WIGAN has so many problems with rats, cockroaches and other pests that it has been named the 20th most infested place in the country.
According to new figures from the British Pest Control Association (BPCA) there were 6,329 call-outs in 2012 for pests - 19 per 1,000 residents.
However, while figures are still high, they have significantly fallen from 2011. That year, Wigan was ranked 10th in the country, with 8,104 call outs - 25 per 1,000 residents.
Rats, wasps, bed bugs, mice, cockroaches and even pigeons are just some of the creatures council teams were asked to deal with.
Wigan Council assistant director of regulation services, Alan Blundell, said: “We welcome this report as it demonstrates how effective Wigan Council’s pest control service is.
“Wigan Council has a team of dedicated pest control officers who deal with a variety of different pest types: wasps, ants, rats, mice (when issue is indoors), cockroaches, bed bugs, fleas and some other types of insects. We provide a competitively priced service for treatment of pests in both residential and commercial premises, although residents can choose to use other private pest control companies.
“However, this report does not take into account that Wigan is one of the largest metropolitan areas in
England. We have a well-equipped team and a reporting process which has been designed to make it easy for residents and businesses to let us know of any problems with pests. We actively encourage residents to ensure their property is clean and well-maintained, and urge them to report issues to us. This approach will increase the proportion of incidents per 1,000 residents.
“If a resident is troubled by pests at their property we ask that they report this to the council on 01942 404364. More information about the pest control service is available on our website www.wigan.gov.uk by clicking on the ‘Environmental Problems’ icon.”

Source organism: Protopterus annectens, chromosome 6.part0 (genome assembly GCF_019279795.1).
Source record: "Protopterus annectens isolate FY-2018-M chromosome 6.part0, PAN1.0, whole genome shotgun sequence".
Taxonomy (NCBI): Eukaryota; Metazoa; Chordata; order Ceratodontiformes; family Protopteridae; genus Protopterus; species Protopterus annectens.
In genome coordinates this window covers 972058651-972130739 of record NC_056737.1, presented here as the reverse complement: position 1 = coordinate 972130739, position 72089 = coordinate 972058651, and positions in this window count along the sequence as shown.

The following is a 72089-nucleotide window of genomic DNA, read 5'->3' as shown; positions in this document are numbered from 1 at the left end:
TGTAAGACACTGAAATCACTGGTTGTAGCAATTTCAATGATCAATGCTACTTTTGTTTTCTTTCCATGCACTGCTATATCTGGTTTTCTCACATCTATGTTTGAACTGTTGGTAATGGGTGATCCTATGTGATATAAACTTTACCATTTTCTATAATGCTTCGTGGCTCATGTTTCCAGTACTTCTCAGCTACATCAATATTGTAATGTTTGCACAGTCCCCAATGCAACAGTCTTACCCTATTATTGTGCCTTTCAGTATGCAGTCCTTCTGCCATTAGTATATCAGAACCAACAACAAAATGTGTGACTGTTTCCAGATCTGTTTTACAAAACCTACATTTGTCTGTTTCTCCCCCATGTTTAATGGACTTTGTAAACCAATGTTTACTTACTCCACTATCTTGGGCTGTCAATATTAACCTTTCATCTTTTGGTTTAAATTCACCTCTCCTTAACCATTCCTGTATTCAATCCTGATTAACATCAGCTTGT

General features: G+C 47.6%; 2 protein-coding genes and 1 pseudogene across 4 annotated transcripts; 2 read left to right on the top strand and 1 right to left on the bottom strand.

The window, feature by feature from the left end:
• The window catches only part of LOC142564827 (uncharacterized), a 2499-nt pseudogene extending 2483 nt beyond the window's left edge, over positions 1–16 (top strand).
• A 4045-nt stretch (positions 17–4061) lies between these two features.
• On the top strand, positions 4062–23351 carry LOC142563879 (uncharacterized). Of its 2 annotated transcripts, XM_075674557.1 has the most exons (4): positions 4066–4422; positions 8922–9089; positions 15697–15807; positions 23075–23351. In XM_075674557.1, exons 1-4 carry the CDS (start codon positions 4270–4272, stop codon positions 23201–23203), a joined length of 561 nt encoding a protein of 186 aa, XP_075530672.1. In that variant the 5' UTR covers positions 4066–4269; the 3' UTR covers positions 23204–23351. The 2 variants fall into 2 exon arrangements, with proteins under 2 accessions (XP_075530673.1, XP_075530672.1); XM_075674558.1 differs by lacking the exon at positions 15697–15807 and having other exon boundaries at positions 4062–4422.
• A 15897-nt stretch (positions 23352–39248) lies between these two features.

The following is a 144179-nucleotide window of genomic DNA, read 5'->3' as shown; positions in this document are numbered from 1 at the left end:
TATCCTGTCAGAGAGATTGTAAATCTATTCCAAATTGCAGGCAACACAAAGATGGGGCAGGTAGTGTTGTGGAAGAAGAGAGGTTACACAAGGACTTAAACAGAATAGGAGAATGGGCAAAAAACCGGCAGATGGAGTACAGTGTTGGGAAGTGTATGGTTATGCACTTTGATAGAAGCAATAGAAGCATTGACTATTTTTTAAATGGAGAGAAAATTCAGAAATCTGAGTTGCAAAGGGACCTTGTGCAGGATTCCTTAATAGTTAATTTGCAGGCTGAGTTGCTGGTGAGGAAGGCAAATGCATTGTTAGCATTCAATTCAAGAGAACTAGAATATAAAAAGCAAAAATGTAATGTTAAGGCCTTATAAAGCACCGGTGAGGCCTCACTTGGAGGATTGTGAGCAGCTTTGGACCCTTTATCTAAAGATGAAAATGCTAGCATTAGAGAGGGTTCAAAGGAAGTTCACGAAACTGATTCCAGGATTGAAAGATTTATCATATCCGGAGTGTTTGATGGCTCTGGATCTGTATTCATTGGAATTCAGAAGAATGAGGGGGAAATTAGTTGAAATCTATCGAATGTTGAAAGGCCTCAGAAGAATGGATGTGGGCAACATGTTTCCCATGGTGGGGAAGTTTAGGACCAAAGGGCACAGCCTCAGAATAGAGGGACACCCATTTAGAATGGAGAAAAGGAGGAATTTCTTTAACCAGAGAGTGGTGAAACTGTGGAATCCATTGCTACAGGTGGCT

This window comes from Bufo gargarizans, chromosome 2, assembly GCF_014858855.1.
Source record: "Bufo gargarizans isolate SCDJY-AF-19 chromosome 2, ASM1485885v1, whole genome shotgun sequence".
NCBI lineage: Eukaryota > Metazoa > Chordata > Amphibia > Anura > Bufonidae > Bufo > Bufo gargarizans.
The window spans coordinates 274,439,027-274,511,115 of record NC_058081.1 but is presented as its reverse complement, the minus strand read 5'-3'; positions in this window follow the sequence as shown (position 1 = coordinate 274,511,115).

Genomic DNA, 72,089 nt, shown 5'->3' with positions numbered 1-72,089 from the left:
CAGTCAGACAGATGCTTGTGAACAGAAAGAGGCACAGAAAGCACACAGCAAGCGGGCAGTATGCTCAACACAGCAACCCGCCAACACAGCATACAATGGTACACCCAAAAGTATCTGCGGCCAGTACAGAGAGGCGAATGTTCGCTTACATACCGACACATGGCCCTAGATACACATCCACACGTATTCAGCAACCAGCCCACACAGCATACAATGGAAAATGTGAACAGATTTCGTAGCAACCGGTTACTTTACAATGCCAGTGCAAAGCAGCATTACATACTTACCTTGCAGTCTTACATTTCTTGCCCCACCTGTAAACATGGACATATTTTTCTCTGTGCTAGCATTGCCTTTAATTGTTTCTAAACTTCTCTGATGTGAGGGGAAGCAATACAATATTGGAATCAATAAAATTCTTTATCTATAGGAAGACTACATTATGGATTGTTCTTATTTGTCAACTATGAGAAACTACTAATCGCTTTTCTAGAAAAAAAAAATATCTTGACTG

The BPCA made Freedom of Information Act requests to every local authority in the UK, asking for information about the numbers of call-outs council pest controllers had attended in 2012.
BPCA Chief Executive, Simon Forrester, said: “There are many localised reasons why an area could have a high prevalence of a certain pest, but we’re concerned that at a national level pest control services are being cut.
“Local authorities are under immense strain to come up with savings. The BPCA wants to make sure this doesn’t have an impact on public health.
“If a council stops providing pest control services it is important the public uses a reputable expert such as a BPCA member.
“The BPCA is very keen to make sure that short-term budget cuts don’t result in much higher overall costs down the line.
“If an infestation isn’t dealt with quickly and properly, it will spread. Dealing with it then is much more expensive and it carries a greater risk to public health.
“More councils are starting to charge for pest control services, but this raises the question of whether residents can afford to pay at a time when real household incomes have been hit so badly.
“If residents try to deal with issues themselves, or bring in unqualified controllers because they are cheap, infestations will get out of hand.
“In the end, councils will have to step in because of their duty of care responsibilities and it will end up costing them much more than dealing with the problem properly in the first place.